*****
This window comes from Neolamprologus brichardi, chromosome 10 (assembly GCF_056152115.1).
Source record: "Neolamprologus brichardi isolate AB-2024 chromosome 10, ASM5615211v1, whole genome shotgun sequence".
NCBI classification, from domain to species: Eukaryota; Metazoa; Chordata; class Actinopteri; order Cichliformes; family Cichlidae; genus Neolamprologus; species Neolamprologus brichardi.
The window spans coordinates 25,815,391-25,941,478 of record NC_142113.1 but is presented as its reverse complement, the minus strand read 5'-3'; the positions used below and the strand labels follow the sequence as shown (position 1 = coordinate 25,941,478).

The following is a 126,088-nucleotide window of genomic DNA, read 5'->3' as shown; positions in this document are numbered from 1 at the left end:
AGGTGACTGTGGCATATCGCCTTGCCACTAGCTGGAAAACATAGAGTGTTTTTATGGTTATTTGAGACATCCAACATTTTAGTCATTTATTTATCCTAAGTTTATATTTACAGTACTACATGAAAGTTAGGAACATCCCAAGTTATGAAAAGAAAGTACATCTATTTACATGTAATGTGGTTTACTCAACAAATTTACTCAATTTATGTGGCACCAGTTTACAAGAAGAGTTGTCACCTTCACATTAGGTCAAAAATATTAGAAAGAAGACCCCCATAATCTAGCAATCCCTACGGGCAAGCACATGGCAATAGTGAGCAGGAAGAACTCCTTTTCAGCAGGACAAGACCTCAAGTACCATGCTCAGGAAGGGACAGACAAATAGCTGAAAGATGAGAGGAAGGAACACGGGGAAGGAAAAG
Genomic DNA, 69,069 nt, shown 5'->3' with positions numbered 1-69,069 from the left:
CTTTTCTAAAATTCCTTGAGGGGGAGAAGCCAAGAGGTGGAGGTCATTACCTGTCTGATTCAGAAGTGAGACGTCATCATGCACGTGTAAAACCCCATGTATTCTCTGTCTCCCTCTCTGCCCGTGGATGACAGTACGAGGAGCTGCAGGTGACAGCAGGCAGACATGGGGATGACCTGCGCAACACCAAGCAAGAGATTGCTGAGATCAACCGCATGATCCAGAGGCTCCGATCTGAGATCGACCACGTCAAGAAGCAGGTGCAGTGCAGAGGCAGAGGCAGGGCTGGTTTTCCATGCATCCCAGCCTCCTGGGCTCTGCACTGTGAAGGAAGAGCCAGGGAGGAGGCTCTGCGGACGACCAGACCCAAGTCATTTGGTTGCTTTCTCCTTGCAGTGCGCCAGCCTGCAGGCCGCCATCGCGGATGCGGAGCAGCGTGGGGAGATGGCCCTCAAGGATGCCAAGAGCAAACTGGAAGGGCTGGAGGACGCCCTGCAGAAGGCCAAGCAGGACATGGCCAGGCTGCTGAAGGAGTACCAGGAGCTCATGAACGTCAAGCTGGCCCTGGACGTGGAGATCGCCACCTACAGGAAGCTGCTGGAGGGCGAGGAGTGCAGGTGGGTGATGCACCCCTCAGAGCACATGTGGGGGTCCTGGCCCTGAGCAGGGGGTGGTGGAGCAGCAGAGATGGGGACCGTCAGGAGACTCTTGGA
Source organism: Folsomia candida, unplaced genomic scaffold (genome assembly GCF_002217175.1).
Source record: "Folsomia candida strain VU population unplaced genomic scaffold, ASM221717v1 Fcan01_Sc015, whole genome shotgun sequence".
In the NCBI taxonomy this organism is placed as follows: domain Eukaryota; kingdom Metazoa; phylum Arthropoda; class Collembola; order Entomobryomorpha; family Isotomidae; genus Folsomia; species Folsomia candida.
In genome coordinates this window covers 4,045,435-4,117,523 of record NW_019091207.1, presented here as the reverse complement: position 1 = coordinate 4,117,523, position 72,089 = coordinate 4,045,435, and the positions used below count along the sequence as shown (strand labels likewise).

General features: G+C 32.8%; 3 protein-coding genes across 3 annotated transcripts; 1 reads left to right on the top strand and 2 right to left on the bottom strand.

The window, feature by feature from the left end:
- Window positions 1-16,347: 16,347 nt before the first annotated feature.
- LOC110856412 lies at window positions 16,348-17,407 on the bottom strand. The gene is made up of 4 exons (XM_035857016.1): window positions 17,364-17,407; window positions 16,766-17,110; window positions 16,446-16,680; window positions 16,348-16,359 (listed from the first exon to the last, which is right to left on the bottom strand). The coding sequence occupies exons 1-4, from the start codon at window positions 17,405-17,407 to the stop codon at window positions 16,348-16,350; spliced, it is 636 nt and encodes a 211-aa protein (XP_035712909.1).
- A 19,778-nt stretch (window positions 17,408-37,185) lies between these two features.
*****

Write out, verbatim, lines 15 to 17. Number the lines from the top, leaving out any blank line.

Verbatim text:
- Window positions 1-16,347: 16,347 nt before the first annotated feature.
- LOC110856412 lies at window positions 16,348-17,407 on the bottom strand. The gene is made up of 4 exons (XM_035857016.1): window positions 17,364-17,407; window positions 16,766-17,110; window positions 16,446-16,680; window positions 16,348-16,359 (listed from the first exon to the last, which is right to left on the bottom strand). The coding sequence occupies exons 1-4, from the start codon at window positions 17,405-17,407 to the stop codon at window positions 16,348-16,350; spliced, it is 636 nt and encodes a 211-aa protein (XP_035712909.1).
- A 19,778-nt stretch (window positions 17,408-37,185) lies between these two features.